Malignant pancreatic tumors can be secondary and primary. Secondary tumors are actually invasion of tumors from other organs. Primary malignant tumor affects pancreas directly.
Pancreatic cancer is more common in men and usually develops after the age of 60. It can develop in any part of the organ. It is most common in the head of pancreas, and less common in its body. There are not many cases where cancer develops in the tail.
Pancreatic cancer metastasizes rapidly. First, it invades the rest of the pancreas and then affects the nearby organs.
The symptoms of pancreatic cancer vary depending on the area where cancer cells have developed. Tumors on the body and tail create difficulties that distract the attention from the pancreas.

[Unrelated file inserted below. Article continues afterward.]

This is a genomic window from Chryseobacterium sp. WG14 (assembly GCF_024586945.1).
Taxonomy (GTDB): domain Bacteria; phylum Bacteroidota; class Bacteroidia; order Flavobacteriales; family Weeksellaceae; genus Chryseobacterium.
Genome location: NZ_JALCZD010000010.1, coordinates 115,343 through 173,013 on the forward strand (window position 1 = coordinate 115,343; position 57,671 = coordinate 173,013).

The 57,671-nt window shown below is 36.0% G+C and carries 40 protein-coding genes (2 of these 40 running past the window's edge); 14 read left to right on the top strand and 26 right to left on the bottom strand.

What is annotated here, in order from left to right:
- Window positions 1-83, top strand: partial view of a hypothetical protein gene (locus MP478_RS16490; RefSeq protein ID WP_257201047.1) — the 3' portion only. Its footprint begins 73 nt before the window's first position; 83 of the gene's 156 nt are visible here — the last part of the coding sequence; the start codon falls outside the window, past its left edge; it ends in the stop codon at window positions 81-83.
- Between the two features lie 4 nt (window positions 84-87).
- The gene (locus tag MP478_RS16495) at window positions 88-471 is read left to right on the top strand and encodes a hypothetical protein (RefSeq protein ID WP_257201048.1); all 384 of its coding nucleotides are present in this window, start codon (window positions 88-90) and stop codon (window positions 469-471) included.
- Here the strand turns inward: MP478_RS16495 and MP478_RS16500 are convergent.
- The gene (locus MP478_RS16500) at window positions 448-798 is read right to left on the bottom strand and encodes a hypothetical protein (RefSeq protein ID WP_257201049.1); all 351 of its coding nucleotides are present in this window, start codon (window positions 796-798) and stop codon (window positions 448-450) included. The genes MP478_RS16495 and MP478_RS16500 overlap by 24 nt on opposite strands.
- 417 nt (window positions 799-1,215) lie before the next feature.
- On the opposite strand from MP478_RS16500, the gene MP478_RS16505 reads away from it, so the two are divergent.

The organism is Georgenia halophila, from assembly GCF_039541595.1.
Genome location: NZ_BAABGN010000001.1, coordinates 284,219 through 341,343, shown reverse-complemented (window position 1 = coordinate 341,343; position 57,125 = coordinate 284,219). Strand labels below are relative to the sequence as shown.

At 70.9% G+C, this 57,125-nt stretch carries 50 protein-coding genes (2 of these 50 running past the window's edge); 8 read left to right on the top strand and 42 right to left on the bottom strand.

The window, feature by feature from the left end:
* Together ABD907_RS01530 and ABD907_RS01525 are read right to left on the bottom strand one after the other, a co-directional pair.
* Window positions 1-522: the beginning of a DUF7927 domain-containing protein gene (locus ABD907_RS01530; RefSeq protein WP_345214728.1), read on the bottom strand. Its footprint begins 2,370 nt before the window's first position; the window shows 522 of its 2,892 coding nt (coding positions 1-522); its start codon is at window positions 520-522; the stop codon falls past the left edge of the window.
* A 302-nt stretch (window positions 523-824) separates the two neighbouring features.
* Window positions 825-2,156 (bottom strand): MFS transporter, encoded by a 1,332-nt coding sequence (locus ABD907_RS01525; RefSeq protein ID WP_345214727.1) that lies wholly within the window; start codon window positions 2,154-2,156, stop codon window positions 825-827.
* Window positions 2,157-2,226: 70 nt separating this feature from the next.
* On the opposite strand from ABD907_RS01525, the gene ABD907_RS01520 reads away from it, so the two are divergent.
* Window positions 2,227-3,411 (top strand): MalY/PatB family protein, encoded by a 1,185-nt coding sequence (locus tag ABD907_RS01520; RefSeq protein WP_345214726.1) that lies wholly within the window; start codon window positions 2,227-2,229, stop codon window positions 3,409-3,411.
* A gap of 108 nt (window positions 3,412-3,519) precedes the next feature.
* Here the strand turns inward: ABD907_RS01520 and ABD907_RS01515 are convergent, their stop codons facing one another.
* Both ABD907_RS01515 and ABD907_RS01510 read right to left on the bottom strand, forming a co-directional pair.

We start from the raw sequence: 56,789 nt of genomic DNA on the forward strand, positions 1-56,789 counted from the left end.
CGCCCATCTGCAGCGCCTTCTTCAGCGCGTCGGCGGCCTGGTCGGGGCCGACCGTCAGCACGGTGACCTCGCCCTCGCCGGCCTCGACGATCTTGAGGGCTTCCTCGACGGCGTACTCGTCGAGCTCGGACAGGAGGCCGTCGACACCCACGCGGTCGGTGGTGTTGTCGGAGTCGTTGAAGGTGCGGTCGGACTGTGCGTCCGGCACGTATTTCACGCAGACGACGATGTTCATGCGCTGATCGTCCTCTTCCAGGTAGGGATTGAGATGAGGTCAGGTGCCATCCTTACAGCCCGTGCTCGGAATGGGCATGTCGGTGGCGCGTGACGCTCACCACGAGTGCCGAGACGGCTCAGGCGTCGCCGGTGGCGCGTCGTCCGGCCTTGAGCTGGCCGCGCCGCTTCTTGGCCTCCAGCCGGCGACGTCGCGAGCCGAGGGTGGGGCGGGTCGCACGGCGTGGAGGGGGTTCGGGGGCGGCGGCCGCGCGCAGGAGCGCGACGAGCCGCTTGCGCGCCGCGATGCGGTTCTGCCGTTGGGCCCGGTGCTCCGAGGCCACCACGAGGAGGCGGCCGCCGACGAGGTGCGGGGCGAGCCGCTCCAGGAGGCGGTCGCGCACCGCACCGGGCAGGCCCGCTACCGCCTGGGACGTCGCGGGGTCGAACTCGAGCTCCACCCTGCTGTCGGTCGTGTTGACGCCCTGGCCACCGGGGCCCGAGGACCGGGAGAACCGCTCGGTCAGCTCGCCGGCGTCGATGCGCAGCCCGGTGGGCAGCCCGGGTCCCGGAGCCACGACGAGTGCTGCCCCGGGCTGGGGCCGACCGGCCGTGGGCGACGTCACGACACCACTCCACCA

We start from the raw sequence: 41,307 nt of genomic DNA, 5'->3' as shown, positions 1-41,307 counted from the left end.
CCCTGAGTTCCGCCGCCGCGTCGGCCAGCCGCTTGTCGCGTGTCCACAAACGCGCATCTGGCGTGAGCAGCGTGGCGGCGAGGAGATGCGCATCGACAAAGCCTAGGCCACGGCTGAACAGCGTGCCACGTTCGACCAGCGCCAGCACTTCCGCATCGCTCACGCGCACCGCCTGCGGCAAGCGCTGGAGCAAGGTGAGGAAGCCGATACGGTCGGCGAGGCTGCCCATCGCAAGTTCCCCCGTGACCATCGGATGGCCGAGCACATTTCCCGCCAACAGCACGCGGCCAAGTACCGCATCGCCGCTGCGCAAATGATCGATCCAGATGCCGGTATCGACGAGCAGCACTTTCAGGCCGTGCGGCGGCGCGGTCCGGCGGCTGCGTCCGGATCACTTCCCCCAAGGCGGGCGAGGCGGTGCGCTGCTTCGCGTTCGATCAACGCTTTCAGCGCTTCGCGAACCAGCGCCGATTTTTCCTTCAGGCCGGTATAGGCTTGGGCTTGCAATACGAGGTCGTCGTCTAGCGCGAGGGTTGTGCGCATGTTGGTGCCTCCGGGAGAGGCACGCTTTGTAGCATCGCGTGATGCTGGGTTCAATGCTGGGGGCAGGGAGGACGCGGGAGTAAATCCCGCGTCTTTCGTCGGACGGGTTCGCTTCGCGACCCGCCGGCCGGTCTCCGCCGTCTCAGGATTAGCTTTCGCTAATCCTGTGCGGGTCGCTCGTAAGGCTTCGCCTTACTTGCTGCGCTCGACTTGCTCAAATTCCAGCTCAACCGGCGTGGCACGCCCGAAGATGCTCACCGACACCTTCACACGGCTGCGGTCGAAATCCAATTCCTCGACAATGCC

Pancreatic cancer is manifested through symptoms like weight loss, fatigue, appetite loss, upper abdominal pain, etc.
Pancreatic cancer located on the head of the organ shows early symptoms — jaundice, light stool color (white or yellow), dark urine, enlarged gallbladder and liver, itchy skin, bleeding, slow heart rate, etc.